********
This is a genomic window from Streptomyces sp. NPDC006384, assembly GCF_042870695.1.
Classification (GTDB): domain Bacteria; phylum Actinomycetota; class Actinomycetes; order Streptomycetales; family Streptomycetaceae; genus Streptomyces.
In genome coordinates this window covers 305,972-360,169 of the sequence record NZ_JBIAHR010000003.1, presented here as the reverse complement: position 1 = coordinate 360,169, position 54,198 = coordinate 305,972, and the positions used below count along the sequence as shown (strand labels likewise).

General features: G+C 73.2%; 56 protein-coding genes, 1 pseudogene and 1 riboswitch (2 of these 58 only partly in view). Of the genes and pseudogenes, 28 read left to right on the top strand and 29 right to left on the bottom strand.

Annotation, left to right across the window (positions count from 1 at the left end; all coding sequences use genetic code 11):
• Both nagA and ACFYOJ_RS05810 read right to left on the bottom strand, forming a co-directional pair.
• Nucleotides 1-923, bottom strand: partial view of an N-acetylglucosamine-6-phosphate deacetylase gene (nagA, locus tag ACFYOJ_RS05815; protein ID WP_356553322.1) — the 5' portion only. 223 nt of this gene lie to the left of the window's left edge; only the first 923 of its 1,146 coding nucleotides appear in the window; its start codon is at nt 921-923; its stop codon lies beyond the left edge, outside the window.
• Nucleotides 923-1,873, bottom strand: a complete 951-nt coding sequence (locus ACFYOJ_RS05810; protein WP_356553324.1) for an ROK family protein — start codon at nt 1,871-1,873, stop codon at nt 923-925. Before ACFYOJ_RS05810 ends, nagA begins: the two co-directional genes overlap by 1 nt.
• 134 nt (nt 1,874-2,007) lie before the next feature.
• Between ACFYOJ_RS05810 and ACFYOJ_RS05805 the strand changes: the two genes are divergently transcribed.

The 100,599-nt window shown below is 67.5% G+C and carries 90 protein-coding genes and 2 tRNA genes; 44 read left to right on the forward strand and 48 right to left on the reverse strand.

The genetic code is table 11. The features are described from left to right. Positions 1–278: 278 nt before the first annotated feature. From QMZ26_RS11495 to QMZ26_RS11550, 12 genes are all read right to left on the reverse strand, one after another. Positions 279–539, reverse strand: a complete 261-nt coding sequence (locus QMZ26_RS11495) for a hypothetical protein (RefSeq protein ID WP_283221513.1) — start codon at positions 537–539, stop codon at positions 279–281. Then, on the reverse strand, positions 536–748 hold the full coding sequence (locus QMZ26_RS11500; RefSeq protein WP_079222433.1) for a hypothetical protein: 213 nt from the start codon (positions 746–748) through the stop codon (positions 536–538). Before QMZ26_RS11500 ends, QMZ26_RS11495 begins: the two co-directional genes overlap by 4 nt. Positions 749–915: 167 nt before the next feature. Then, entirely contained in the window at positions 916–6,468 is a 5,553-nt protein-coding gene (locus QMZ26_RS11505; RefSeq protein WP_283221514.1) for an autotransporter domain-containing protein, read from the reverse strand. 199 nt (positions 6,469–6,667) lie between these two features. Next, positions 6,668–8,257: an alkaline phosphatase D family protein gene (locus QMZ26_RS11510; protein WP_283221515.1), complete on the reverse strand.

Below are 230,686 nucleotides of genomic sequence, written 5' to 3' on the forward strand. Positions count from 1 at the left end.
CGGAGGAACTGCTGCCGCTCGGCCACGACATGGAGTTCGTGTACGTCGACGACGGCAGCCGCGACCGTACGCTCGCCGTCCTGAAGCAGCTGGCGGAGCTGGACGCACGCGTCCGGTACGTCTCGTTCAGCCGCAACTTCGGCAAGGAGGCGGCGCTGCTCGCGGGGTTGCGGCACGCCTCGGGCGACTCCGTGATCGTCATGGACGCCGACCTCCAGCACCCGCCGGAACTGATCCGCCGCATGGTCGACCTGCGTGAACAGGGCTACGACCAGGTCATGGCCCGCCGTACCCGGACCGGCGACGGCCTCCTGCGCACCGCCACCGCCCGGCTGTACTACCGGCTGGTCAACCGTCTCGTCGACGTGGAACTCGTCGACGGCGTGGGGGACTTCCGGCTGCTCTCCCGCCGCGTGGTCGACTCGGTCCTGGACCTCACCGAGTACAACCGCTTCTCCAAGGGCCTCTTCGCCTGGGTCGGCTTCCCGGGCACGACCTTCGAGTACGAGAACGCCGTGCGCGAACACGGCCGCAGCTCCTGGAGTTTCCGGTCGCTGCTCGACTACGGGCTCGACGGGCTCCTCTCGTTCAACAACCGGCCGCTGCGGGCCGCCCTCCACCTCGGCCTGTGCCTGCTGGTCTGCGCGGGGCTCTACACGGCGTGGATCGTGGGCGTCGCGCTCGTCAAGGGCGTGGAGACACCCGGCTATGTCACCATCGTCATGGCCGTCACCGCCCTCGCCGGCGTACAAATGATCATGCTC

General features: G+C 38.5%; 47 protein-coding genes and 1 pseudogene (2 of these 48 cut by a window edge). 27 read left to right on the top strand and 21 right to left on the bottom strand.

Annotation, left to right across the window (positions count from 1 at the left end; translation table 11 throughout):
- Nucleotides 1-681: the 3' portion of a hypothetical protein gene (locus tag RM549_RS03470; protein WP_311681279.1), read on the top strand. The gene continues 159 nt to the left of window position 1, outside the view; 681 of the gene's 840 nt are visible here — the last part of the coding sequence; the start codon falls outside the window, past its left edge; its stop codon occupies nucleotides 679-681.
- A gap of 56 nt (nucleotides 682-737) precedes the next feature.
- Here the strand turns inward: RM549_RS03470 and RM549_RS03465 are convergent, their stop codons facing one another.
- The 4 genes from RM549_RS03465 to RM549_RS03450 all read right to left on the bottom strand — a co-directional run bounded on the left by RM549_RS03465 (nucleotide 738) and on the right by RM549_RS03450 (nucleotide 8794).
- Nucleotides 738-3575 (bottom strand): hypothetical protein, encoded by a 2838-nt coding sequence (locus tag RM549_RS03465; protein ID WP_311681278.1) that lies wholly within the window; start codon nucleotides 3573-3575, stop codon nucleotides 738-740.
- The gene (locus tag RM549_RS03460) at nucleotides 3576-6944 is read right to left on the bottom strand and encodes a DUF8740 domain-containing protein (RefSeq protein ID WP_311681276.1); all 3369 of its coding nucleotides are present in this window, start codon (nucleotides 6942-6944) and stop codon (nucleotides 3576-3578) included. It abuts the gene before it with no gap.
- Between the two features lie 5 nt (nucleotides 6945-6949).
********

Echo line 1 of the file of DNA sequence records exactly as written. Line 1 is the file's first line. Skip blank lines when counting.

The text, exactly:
This is a genomic window from Streptomyces sp. NPDC006384, assembly GCF_042870695.1.